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Center Parcs to open first holiday resort in Ireland - €100m forest village would have villas, spas and a 'swimming paradise'

Published 02/04/2015

How the Center Parcs could look
How the Center Parcs could look
How the Center Parcs could look
How the Center Parcs could look
How the Center Parcs could look
How the Center Parcs could look
How the Center Parcs could look
How the Center Parcs could look
How the Center Parcs could look
How the Center Parcs could look
How the Center Parcs could look

Center Parcs - one of Britain's biggest resort firms - is to open its first holiday village in Ireland.

The €100m complex is proposed for a 350-acre site in the forest near Ballymahon, Co Longford, in the Irish midlands.

Center Parcs resorts are Dutch-style forest holiday villages and this one would have over 200 lodges and villas, with restaurants and bars, a swimming pool complex and spas.

Planning permission has been lodged and Taoiseach Enda Kenny is expected to announce more details later this week.

The plan would create 500 jobs, and a further 600 in the construction stages.

The firm has five UK resorts - including Sherwood Forest in Nottinghamshire, Whinfell Forest in Cumbria, Lonleat Forest in Wiltshire, Woburn Forest in Bedfordshire and Elveden Forest in Suffolk - and British staycationers love them.

The idea is that guests pay a basic fee for accommodation - usually a short weekend or midweek break - and then book activities online ahead of their visit.

The choice of activities is vast - ranging from kayaking and raft-building to high ropes courses, bike hire, paintball, archery, adventure golf, tennis and more.

Children's play areas are free to guests, as are the resort 'beaches' and what Center Parcs calls "the jewel in our crown", the Subtropical Swimming Paradise set at the heart of the complex.

'Paradise' in this case includes waterslides, flumes (see photo above), rapids and whirlpools in water heated to 29.5-degrees year-round.

Taken together, the facilities have proven a winner with Britons - with occupancy rates of up to 97pc reported - figures that would trump even hotels in tourist hotspots like Killarney if they could be replicated in Longford.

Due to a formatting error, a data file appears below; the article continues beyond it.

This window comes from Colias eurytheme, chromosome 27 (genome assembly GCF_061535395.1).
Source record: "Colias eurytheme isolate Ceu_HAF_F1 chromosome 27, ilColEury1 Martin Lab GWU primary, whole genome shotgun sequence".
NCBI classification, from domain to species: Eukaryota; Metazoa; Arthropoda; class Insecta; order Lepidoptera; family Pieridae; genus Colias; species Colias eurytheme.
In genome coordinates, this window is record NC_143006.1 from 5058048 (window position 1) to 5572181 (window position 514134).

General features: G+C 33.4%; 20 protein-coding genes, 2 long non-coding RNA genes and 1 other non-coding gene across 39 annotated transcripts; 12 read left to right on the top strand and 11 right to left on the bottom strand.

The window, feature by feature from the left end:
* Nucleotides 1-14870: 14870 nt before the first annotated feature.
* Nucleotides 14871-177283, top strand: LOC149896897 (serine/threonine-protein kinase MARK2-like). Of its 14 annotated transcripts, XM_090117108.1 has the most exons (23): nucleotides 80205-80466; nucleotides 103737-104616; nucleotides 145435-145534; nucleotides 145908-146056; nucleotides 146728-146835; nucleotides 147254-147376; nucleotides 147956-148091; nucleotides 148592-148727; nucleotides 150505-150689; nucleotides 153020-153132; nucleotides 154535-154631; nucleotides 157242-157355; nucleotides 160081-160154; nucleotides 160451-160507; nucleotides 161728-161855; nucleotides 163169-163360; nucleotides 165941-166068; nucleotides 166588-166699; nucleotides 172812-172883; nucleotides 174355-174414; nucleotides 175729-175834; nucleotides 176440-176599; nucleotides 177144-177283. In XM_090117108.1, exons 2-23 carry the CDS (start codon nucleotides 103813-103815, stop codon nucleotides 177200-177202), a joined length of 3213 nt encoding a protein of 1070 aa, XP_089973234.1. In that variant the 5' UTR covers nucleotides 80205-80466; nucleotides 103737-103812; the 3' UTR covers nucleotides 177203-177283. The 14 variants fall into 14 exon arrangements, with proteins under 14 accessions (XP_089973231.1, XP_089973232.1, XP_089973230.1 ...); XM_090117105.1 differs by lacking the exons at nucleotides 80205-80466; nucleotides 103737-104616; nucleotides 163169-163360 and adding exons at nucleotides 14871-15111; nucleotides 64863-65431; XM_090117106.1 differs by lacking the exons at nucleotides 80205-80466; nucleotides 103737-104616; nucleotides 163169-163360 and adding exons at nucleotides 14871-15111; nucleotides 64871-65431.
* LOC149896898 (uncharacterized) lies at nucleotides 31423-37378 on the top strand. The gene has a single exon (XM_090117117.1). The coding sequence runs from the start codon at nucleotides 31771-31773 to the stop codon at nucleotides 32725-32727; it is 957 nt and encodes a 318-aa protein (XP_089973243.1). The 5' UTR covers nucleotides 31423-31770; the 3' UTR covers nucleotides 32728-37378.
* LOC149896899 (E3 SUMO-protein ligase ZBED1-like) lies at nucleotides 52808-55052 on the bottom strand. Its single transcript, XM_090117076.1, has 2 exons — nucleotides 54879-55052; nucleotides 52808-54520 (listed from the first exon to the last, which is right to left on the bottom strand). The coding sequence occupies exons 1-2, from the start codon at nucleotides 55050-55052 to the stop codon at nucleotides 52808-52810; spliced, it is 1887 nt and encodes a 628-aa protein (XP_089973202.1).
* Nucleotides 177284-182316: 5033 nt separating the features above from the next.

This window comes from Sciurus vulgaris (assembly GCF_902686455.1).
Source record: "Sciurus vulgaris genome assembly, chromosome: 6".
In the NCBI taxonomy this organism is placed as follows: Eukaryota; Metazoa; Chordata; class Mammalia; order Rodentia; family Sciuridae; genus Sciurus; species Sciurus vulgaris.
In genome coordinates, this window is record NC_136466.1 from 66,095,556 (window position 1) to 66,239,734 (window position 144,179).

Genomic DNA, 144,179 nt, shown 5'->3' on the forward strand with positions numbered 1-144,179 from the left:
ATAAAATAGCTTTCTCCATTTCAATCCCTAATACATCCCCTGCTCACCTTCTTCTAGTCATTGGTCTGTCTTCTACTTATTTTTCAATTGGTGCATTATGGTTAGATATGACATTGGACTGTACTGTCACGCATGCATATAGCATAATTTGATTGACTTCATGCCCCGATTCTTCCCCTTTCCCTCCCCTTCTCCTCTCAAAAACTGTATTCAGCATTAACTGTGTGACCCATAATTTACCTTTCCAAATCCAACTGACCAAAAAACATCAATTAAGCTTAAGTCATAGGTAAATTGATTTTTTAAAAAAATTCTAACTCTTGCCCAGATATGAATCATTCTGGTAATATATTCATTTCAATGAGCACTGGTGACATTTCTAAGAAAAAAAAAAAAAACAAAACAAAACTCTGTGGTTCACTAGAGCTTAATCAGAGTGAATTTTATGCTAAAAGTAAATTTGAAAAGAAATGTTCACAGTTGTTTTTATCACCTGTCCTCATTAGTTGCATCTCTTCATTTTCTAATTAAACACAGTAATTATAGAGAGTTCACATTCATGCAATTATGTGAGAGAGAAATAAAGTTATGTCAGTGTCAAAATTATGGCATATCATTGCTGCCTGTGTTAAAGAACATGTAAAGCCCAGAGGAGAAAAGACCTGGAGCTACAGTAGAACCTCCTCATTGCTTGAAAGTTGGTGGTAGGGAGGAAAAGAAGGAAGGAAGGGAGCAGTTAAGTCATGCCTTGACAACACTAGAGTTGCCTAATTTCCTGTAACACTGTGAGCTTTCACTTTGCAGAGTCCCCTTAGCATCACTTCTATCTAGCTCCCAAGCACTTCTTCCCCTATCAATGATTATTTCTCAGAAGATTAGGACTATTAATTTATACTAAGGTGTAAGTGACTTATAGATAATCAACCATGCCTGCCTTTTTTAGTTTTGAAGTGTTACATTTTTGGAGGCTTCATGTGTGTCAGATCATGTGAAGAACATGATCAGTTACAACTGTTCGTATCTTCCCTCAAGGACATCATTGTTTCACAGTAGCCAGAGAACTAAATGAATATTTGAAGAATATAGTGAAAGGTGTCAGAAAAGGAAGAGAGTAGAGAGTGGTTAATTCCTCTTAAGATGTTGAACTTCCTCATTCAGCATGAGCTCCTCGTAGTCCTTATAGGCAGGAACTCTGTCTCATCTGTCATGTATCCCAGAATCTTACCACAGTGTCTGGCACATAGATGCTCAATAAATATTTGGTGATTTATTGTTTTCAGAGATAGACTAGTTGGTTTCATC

Restaurants at the resorts range from Italian and American eateries to Starbucks and takeaway food that can be delivered to lodge doors.

Resorts also have their own supermarkets - 'ParcMarket' stocks over 2,500 products - as well as retail opportunities ranging from swimwear and designer brands to homeware and kids' toys.

Evening entertainment includes tribute bands and pantomimes, and rainy days (no strangers to the Midlands, of course) are catered for with exercise and fitness classes, bowling, arts and crafts, indoor climbing walls and other activities.

An on-site Aqua Sana spa provides "over 15 experience rooms, an outdoor pool and a wide range of treatments, as well as delicious Mediterranean cuisine", according to the resort website.

Late last year, Martin Dalby, the group’s chief executive, said expansion in Ireland was on the cards.

“Our focus had always been to get Woburn open and get everything settled and we are still in the process of bedding it into the core operation,” he said.

"But the Irish market appears very attractive. We have had some very preliminary discussions around Ireland so I think our attention may well turn to Ireland as we look forward to the future. We’ve had a chat with the tourist board and people like that to see how the land lies.”

Center Parcs is owned by private equity fund Blackstone, although the company is looking to sell the business.

It is understood that two of China’s main billionaires could clash in a global takeover battle for the resort operator.

Wang Jianli and Guo Guangchang are understood to be in the early stages of bidding for Center Parcs.

Other potential bidders include the owners of the Formula 1 franchise.

The company operates in other parts of Europe under different ownership.

Irish Independent

Irish Independent

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